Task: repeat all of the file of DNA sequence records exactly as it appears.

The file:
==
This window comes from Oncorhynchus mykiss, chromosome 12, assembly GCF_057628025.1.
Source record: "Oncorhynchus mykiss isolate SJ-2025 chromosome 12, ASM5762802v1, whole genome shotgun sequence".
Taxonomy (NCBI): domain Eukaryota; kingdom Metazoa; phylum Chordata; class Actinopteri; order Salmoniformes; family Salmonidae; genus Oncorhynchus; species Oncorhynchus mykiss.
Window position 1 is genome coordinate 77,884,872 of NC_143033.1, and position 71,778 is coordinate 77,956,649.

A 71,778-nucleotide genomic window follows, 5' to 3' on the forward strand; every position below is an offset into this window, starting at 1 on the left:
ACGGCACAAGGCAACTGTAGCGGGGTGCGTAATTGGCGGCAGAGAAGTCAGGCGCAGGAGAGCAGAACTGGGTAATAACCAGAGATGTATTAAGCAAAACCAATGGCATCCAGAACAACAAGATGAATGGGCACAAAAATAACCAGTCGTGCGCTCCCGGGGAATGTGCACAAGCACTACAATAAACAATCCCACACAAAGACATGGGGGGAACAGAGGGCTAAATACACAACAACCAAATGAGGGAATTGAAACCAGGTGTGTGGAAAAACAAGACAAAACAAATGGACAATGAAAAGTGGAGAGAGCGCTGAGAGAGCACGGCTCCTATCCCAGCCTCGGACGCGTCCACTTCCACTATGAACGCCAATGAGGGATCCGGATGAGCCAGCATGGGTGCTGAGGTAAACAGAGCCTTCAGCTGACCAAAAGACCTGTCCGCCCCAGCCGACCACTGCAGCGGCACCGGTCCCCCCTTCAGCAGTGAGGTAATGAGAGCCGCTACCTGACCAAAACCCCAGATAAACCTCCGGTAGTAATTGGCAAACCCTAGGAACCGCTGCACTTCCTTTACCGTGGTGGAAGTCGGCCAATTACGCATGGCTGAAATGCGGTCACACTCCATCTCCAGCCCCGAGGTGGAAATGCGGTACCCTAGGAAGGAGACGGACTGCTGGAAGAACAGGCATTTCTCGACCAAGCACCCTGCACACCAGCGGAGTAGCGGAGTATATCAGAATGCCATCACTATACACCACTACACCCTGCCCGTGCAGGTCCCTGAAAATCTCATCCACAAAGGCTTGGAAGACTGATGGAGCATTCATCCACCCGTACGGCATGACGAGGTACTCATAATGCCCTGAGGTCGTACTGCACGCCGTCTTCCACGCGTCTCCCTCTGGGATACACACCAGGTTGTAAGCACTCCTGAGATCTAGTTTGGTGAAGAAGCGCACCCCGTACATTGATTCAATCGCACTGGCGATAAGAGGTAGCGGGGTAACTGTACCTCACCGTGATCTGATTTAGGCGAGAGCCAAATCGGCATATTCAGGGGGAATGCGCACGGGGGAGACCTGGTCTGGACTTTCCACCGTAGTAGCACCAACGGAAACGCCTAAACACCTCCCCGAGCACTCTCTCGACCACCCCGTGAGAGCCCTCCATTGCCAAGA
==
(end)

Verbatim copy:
This window comes from Oncorhynchus mykiss, chromosome 12, assembly GCF_057628025.1.
Source record: "Oncorhynchus mykiss isolate SJ-2025 chromosome 12, ASM5762802v1, whole genome shotgun sequence".
Taxonomy (NCBI): domain Eukaryota; kingdom Metazoa; phylum Chordata; class Actinopteri; order Salmoniformes; family Salmonidae; genus Oncorhynchus; species Oncorhynchus mykiss.
Window position 1 is genome coordinate 77,884,872 of NC_143033.1, and position 71,778 is coordinate 77,956,649.

A 71,778-nucleotide genomic window follows, 5' to 3' on the forward strand; every position below is an offset into this window, starting at 1 on the left:
ACGGCACAAGGCAACTGTAGCGGGGTGCGTAATTGGCGGCAGAGAAGTCAGGCGCAGGAGAGCAGAACTGGGTAATAACCAGAGATGTATTAAGCAAAACCAATGGCATCCAGAACAACAAGATGAATGGGCACAAAAATAACCAGTCGTGCGCTCCCGGGGAATGTGCACAAGCACTACAATAAACAATCCCACACAAAGACATGGGGGGAACAGAGGGCTAAATACACAACAACCAAATGAGGGAATTGAAACCAGGTGTGTGGAAAAACAAGACAAAACAAATGGACAATGAAAAGTGGAGAGAGCGCTGAGAGAGCACGGCTCCTATCCCAGCCTCGGACGCGTCCACTTCCACTATGAACGCCAATGAGGGATCCGGATGAGCCAGCATGGGTGCTGAGGTAAACAGAGCCTTCAGCTGACCAAAAGACCTGTCCGCCCCAGCCGACCACTGCAGCGGCACCGGTCCCCCCTTCAGCAGTGAGGTAATGAGAGCCGCTACCTGACCAAAACCCCAGATAAACCTCCGGTAGTAATTGGCAAACCCTAGGAACCGCTGCACTTCCTTTACCGTGGTGGAAGTCGGCCAATTACGCATGGCTGAAATGCGGTCACACTCCATCTCCAGCCCCGAGGTGGAAATGCGGTACCCTAGGAAGGAGACGGACTGCTGGAAGAACAGGCATTTCTCGACCAAGCACCCTGCACACCAGCGGAGTAGCGGAGTATATCAGAATGCCATCACTATACACCACTACACCCTGCCCGTGCAGGTCCCTGAAAATCTCATCCACAAAGGCTTGGAAGACTGATGGAGCATTCATCCACCCGTACGGCATGACGAGGTACTCATAATGCCCTGAGGTCGTACTGCACGCCGTCTTCCACGCGTCTCCCTCTGGGATACACACCAGGTTGTAAGCACTCCTGAGATCTAGTTTGGTGAAGAAGCGCACCCCGTACATTGATTCAATCGCACTGGCGATAAGAGGTAGCGGGGTAACTGTACCTCACCGTGATCTGATTTAGGCGAGAGCCAAATCGGCATATTCAGGGGGAATGCGCACGGGGGAGACCTGGTCTGGACTTTCCACCGTAGTAGCACCAACGGAAACGCCTAAACACCTCCCCGAGCACTCTCTCGACCACCCCGTGAGAGCCCTCCATTGCCAAGA